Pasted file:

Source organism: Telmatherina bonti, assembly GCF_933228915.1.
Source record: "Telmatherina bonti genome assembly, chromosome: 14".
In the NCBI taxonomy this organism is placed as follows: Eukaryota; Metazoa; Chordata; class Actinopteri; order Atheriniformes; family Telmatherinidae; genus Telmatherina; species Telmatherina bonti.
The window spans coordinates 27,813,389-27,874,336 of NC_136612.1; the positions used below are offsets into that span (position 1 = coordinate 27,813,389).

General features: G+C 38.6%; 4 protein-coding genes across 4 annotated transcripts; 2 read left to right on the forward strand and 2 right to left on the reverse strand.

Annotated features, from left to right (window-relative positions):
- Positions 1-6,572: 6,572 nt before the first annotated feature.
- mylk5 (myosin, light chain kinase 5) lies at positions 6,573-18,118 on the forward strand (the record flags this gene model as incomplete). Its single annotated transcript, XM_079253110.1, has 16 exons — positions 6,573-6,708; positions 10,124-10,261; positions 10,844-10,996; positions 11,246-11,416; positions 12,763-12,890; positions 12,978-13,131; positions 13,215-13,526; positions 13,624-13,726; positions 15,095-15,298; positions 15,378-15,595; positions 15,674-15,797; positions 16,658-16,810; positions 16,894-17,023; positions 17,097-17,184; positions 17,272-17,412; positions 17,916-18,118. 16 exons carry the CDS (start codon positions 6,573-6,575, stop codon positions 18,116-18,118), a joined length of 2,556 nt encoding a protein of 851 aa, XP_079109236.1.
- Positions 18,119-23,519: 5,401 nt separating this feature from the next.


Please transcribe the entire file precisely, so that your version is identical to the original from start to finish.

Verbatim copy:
Source organism: Telmatherina bonti, assembly GCF_933228915.1.
Source record: "Telmatherina bonti genome assembly, chromosome: 14".
In the NCBI taxonomy this organism is placed as follows: Eukaryota; Metazoa; Chordata; class Actinopteri; order Atheriniformes; family Telmatherinidae; genus Telmatherina; species Telmatherina bonti.
The window spans coordinates 27,813,389-27,874,336 of NC_136612.1; the positions used below are offsets into that span (position 1 = coordinate 27,813,389).

General features: G+C 38.6%; 4 protein-coding genes across 4 annotated transcripts; 2 read left to right on the forward strand and 2 right to left on the reverse strand.

Annotated features, from left to right (window-relative positions):
- Positions 1-6,572: 6,572 nt before the first annotated feature.
- mylk5 (myosin, light chain kinase 5) lies at positions 6,573-18,118 on the forward strand (the record flags this gene model as incomplete). Its single annotated transcript, XM_079253110.1, has 16 exons — positions 6,573-6,708; positions 10,124-10,261; positions 10,844-10,996; positions 11,246-11,416; positions 12,763-12,890; positions 12,978-13,131; positions 13,215-13,526; positions 13,624-13,726; positions 15,095-15,298; positions 15,378-15,595; positions 15,674-15,797; positions 16,658-16,810; positions 16,894-17,023; positions 17,097-17,184; positions 17,272-17,412; positions 17,916-18,118. 16 exons carry the CDS (start codon positions 6,573-6,575, stop codon positions 18,116-18,118), a joined length of 2,556 nt encoding a protein of 851 aa, XP_079109236.1.
- Positions 18,119-23,519: 5,401 nt separating this feature from the next.